Retroflex sounds are made with the tongue tip curled back. Depending on how far the tongue curls back, retroflexes could be apico-postalveolar or apico-palatal. In some languages, retroflex plosives have the tongue curled back so far that the part that contacts the roof of the mouth is the underside of the tongue tip.
We have been calling the [ɹ] of English a retroflex. Yet we've used the [ɹ] symbol from the dental-alveolar-postalveolar mega-column of the IPA chart, not the [ ɻ ] symbol from the retroflex column. Part of this is officially sanctioned laziness: [ɹ] is a simpler symbol than [ ɻ ], so we might as well use it if it's just as appropriate. And it is. The tongue-tip in the postalveolar region can just as well be described as postalveolar, so the sound has a legitimate claim on the [ɹ] symbol from the mega-column, and English has no dental or alveolar approximants that we need to avoid confusion with.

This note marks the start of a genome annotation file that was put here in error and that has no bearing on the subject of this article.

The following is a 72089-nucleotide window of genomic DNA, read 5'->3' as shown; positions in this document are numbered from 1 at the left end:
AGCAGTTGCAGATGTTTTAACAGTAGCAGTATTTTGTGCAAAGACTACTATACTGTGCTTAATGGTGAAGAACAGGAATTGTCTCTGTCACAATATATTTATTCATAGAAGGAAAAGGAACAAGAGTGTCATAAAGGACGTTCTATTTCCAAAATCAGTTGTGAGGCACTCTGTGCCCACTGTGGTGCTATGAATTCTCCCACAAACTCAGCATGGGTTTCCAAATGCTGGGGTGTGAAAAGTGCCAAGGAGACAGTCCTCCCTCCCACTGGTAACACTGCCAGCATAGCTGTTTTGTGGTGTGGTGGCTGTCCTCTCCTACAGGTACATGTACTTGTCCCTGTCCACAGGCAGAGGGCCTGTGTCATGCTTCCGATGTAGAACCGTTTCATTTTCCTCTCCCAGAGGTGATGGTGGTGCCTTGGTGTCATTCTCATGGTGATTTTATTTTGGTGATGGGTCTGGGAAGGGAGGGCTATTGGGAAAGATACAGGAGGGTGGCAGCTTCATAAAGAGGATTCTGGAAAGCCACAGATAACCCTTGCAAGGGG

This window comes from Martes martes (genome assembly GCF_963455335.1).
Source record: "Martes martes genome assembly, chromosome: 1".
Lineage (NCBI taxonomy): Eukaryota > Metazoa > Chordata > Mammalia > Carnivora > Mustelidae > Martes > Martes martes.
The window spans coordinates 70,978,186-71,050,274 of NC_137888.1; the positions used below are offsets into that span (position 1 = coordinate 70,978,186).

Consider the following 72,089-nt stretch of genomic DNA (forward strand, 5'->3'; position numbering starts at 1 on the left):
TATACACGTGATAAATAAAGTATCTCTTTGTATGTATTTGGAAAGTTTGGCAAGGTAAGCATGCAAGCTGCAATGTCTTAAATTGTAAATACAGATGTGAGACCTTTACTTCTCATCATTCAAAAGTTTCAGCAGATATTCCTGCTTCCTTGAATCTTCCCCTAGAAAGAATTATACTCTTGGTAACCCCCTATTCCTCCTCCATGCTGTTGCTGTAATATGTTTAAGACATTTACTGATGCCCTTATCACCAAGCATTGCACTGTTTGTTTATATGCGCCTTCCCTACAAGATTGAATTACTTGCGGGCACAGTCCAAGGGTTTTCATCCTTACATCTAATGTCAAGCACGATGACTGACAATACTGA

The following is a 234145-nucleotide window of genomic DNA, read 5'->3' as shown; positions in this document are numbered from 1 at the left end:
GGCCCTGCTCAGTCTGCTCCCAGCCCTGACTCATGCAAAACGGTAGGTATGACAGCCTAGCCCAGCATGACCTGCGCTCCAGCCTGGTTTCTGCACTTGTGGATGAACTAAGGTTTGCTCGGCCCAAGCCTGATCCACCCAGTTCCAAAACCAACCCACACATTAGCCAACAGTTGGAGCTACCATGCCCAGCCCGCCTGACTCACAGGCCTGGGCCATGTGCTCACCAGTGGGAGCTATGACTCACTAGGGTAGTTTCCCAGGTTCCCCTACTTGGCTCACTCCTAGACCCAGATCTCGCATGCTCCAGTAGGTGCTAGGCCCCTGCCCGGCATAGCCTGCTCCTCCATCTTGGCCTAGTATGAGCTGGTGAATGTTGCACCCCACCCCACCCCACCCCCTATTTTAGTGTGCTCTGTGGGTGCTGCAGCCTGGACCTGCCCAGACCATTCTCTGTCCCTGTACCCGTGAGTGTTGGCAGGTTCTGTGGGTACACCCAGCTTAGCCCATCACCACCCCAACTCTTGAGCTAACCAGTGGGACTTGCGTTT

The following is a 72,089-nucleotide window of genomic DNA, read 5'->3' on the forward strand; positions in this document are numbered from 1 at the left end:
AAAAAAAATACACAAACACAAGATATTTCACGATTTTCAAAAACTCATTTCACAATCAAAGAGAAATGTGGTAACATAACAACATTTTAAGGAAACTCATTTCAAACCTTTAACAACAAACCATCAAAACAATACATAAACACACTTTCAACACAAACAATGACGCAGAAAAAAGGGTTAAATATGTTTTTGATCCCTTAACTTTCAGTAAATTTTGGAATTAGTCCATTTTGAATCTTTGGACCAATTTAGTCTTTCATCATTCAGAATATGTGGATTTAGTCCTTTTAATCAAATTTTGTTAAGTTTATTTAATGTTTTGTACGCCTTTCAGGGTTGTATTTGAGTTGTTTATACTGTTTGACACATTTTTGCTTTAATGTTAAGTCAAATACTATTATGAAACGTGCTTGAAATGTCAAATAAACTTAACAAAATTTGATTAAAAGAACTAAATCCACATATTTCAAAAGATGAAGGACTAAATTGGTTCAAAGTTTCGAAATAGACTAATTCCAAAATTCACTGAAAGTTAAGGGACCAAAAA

But we're also kind of exaggerating when we call English [ɹ] a retroflex. Although the tongue tip is certainly more curled back for [ɹ] than for any other sound of English, the amount that it's curled back isn't so impressive compared with languages that have a whole set of real retroflexes.
Many of the languages of India and Australia have a whole series of retroflexes, including plosives, nasals, fricatives, and sometimes approximants.
Indian English typically uses retroflex [ ʈ ] and [ ɖ ] where other dialects of English use alveolar [t] and [d].
|IPA (no tone)||Pinyin||meaning|